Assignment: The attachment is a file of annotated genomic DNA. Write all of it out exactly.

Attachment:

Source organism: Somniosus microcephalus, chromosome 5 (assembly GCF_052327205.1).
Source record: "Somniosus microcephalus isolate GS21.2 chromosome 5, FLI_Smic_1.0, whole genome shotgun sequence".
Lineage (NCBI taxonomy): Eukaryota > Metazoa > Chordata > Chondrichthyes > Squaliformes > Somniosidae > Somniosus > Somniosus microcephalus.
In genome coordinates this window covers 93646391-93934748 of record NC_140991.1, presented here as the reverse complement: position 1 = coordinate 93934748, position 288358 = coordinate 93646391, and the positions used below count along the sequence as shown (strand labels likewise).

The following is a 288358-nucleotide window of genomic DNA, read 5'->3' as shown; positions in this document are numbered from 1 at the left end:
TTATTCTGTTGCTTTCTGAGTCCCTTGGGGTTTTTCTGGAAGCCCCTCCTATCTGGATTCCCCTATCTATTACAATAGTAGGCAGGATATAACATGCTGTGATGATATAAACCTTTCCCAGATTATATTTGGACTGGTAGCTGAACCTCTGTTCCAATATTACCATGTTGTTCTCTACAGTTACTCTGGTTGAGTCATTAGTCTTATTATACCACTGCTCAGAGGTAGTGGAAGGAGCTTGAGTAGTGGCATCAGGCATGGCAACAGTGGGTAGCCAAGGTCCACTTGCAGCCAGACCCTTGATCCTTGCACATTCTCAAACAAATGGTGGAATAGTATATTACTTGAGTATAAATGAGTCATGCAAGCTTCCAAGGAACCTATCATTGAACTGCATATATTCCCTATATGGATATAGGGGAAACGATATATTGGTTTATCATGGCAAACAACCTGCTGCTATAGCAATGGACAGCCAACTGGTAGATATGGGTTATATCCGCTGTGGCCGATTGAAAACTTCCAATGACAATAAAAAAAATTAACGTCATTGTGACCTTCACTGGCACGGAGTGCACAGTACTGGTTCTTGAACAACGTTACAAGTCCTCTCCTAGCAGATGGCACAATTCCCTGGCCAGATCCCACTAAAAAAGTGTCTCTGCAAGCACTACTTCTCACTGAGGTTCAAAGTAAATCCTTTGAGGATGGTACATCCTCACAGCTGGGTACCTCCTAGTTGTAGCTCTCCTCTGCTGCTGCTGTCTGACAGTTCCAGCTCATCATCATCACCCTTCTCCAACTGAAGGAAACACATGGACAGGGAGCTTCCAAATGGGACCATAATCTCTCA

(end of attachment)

Source organism: Somniosus microcephalus, chromosome 5 (assembly GCF_052327205.1).
Source record: "Somniosus microcephalus isolate GS21.2 chromosome 5, FLI_Smic_1.0, whole genome shotgun sequence".
Lineage (NCBI taxonomy): Eukaryota > Metazoa > Chordata > Chondrichthyes > Squaliformes > Somniosidae > Somniosus > Somniosus microcephalus.
In genome coordinates this window covers 93646391-93934748 of record NC_140991.1, presented here as the reverse complement: position 1 = coordinate 93934748, position 288358 = coordinate 93646391, and the positions used below count along the sequence as shown (strand labels likewise).

The following is a 288358-nucleotide window of genomic DNA, read 5'->3' as shown; positions in this document are numbered from 1 at the left end:
TTATTCTGTTGCTTTCTGAGTCCCTTGGGGTTTTTCTGGAAGCCCCTCCTATCTGGATTCCCCTATCTATTACAATAGTAGGCAGGATATAACATGCTGTGATGATATAAACCTTTCCCAGATTATATTTGGACTGGTAGCTGAACCTCTGTTCCAATATTACCATGTTGTTCTCTACAGTTACTCTGGTTGAGTCATTAGTCTTATTATACCACTGCTCAGAGGTAGTGGAAGGAGCTTGAGTAGTGGCATCAGGCATGGCAACAGTGGGTAGCCAAGGTCCACTTGCAGCCAGACCCTTGATCCTTGCACATTCTCAAACAAATGGTGGAATAGTATATTACTTGAGTATAAATGAGTCATGCAAGCTTCCAAGGAACCTATCATTGAACTGCATATATTCCCTATATGGATATAGGGGAAACGATATATTGGTTTATCATGGCAAACAACCTGCTGCTATAGCAATGGACAGCCAACTGGTAGATATGGGTTATATCCGCTGTGGCCGATTGAAAACTTCCAATGACAATAAAAAAAATTAACGTCATTGTGACCTTCACTGGCACGGAGTGCACAGTACTGGTTCTTGAACAACGTTACAAGTCCTCTCCTAGCAGATGGCACAATTCCCTGGCCAGATCCCACTAAAAAAGTGTCTCTGCAAGCACTACTTCTCACTGAGGTTCAAAGTAAATCCTTTGAGGATGGTACATCCTCACAGCTGGGTACCTCCTAGTTGTAGCTCTCCTCTGCTGCTGCTGTCTGACAGTTCCAGCTCATCATCATCACCCTTCTCCAACTGAAGGAAACACATGGACAGGGAGCTTCCAAATGGGACCATAATCTCTCA